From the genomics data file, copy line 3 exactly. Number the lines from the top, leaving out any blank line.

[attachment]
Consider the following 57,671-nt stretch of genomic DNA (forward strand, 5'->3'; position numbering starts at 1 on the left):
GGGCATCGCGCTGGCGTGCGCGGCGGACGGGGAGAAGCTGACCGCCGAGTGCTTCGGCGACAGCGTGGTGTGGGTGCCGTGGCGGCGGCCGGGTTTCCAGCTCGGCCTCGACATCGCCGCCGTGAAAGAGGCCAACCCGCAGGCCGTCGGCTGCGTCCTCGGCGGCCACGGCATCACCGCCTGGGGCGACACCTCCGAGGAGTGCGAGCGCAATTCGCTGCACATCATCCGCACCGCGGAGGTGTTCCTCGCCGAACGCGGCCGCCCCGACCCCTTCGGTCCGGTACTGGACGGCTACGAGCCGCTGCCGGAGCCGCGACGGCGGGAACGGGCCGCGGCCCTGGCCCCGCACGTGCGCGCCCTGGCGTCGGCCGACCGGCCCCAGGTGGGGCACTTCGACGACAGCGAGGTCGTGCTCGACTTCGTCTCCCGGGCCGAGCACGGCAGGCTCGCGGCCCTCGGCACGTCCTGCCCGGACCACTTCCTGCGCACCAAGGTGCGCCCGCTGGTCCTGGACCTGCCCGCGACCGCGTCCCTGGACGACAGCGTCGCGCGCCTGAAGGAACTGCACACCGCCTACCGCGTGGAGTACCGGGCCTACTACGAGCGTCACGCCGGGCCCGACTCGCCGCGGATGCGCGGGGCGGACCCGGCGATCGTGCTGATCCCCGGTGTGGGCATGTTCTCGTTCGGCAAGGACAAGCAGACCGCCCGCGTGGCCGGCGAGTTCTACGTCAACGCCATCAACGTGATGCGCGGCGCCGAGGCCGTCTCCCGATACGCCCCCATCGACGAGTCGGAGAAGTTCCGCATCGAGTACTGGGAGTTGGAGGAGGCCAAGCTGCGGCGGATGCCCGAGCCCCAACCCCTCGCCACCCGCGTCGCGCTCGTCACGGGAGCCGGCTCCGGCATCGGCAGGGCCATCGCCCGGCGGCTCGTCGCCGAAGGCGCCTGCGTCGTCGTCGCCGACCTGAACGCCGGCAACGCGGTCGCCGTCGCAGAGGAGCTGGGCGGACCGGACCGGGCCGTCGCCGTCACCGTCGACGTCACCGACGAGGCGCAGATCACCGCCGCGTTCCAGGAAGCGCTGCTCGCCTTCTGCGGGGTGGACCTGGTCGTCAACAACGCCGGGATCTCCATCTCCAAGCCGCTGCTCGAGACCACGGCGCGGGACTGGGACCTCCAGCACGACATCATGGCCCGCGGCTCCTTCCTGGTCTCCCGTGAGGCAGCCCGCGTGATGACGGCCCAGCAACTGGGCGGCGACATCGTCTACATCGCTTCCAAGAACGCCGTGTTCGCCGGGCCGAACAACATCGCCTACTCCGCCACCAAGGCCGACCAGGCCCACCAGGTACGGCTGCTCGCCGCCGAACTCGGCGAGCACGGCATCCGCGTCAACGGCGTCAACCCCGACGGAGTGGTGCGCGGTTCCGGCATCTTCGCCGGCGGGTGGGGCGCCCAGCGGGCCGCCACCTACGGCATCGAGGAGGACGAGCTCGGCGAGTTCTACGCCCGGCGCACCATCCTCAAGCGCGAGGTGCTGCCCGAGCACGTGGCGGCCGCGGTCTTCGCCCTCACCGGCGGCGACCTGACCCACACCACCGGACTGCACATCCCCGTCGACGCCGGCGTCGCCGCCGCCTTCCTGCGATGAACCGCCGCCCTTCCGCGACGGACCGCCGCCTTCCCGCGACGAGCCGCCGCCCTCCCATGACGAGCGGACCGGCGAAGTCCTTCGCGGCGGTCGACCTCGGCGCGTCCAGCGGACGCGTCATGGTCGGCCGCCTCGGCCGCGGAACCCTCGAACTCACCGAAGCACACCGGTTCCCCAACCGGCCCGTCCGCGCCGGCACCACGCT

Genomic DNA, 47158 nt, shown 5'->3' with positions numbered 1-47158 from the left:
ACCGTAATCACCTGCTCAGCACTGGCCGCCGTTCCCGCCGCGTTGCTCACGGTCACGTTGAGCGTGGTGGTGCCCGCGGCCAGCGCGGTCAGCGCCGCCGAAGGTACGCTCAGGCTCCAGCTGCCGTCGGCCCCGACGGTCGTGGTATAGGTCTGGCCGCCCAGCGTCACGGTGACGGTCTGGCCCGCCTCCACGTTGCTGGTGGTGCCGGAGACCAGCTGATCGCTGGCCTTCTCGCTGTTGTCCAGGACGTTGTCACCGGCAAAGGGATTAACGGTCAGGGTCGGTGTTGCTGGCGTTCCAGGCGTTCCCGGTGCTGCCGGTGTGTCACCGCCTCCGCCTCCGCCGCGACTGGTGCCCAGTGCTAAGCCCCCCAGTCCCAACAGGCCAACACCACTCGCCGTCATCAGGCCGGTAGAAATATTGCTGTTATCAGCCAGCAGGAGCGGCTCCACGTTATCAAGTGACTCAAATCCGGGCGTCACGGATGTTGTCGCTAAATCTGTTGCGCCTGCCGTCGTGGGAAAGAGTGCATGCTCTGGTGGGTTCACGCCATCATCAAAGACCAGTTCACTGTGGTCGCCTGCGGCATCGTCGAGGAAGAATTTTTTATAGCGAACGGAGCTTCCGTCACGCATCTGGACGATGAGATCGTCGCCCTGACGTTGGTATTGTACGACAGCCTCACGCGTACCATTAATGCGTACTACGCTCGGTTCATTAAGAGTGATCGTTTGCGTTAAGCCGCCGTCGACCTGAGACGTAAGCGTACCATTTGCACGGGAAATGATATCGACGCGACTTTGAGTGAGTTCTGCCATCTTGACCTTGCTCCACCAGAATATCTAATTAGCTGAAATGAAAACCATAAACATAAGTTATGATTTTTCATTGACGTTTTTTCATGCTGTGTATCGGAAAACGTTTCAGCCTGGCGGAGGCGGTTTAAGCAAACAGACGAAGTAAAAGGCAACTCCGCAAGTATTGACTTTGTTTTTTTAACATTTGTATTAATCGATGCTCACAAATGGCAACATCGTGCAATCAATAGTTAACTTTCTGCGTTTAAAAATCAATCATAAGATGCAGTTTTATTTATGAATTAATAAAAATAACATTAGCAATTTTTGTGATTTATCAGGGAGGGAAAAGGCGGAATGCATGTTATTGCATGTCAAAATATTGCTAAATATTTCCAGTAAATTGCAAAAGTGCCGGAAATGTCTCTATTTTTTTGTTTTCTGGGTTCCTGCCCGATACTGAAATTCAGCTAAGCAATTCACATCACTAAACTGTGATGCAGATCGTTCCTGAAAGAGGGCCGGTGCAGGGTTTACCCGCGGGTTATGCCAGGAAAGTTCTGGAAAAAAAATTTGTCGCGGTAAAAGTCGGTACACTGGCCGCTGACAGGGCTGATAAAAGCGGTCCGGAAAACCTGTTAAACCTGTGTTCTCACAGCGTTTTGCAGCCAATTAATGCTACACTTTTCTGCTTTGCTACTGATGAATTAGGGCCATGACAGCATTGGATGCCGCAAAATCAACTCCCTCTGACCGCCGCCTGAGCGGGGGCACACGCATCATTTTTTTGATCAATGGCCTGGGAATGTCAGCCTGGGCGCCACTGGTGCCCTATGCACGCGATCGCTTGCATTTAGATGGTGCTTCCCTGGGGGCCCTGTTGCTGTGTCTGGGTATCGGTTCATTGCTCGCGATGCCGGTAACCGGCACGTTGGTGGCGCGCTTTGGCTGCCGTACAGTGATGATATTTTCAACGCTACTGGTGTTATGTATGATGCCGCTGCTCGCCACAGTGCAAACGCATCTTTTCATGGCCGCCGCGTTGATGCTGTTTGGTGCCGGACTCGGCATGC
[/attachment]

Genomic DNA, 47158 nt, shown 5'->3' with positions numbered 1-47158 from the left: